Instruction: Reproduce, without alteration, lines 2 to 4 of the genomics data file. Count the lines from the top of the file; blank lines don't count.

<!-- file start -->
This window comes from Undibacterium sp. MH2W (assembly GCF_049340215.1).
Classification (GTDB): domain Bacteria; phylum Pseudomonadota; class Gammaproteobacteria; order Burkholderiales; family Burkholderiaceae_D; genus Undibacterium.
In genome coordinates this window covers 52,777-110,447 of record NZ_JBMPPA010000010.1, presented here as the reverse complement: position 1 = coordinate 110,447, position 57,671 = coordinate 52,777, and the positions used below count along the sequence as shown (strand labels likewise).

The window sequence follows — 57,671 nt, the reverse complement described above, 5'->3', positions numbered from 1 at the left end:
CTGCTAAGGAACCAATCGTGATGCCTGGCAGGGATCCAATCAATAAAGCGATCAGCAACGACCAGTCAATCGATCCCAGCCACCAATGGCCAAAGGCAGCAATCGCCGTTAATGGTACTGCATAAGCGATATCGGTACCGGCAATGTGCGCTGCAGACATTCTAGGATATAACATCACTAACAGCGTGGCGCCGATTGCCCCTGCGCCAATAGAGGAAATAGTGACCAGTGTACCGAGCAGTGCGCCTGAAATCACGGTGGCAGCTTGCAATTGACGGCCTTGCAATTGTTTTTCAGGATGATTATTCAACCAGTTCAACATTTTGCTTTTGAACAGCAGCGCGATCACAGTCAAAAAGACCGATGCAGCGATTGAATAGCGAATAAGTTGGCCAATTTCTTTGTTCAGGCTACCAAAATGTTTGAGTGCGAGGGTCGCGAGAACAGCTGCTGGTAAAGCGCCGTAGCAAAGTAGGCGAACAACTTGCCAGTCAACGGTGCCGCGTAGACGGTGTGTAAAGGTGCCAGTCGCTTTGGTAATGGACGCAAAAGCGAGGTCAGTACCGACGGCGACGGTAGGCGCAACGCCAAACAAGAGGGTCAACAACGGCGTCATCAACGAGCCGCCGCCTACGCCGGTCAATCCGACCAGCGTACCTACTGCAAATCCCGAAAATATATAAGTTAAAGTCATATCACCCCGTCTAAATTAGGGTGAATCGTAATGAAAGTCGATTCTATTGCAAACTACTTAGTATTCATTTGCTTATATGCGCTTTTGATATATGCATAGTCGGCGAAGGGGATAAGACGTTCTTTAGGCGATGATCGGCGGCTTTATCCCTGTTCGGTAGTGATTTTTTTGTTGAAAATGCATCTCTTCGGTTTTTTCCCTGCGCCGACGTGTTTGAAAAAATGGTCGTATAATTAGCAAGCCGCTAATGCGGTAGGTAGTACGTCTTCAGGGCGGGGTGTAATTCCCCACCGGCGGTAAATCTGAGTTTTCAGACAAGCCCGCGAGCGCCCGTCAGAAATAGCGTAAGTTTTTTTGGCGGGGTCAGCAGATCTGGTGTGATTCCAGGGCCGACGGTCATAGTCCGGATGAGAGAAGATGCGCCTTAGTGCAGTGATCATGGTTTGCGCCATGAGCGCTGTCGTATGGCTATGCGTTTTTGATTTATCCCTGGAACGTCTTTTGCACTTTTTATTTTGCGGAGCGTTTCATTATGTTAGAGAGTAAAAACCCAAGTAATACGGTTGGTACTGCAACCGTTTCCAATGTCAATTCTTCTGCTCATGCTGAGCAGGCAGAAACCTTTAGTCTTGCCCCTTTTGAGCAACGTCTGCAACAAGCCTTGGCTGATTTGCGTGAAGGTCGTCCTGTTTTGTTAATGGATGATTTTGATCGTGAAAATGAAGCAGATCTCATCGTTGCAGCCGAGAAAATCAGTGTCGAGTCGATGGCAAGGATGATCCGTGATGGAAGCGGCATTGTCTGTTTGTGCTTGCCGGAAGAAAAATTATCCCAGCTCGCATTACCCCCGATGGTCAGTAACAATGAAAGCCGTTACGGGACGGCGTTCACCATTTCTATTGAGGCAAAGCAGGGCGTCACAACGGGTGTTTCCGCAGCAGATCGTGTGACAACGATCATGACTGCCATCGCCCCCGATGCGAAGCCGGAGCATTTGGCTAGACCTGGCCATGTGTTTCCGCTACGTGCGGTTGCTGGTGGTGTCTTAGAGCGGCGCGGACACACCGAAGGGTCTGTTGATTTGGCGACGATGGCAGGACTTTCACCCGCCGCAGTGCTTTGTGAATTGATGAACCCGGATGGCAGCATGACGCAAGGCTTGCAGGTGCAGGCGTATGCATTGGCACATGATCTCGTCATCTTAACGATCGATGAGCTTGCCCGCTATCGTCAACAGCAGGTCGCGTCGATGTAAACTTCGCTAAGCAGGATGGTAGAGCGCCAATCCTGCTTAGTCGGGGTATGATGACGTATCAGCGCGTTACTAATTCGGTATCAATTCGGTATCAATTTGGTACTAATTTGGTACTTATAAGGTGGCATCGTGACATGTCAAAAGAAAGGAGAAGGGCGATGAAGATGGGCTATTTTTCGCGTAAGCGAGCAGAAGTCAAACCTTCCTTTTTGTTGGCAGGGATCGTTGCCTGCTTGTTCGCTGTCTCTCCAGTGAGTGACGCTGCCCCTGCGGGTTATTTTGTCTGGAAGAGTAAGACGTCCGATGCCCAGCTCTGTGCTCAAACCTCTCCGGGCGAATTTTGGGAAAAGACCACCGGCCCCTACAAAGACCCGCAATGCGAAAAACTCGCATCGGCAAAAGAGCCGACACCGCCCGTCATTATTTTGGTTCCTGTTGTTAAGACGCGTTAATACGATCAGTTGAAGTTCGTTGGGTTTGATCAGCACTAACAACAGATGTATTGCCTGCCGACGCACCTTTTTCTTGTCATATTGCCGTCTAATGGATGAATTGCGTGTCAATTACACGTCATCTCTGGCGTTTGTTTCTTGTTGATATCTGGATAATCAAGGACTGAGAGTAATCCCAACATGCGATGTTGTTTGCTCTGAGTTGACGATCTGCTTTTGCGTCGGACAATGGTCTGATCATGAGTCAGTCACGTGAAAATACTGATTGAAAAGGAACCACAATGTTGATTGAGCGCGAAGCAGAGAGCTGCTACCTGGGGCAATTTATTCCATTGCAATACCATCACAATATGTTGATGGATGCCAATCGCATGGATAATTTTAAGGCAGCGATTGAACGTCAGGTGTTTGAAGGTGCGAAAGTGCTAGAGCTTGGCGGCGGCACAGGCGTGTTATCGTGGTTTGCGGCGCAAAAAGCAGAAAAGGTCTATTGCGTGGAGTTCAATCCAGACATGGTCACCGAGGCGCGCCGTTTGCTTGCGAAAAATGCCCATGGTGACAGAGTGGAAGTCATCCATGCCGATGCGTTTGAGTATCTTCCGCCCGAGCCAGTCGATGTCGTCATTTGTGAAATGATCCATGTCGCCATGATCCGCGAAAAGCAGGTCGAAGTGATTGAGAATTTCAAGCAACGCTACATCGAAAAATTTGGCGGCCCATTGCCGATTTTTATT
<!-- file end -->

Classification (GTDB): domain Bacteria; phylum Pseudomonadota; class Gammaproteobacteria; order Burkholderiales; family Burkholderiaceae_D; genus Undibacterium.
In genome coordinates this window covers 52,777-110,447 of record NZ_JBMPPA010000010.1, presented here as the reverse complement: position 1 = coordinate 110,447, position 57,671 = coordinate 52,777, and the positions used below count along the sequence as shown (strand labels likewise).

The window sequence follows — 57,671 nt, the reverse complement described above, 5'->3', positions numbered from 1 at the left end: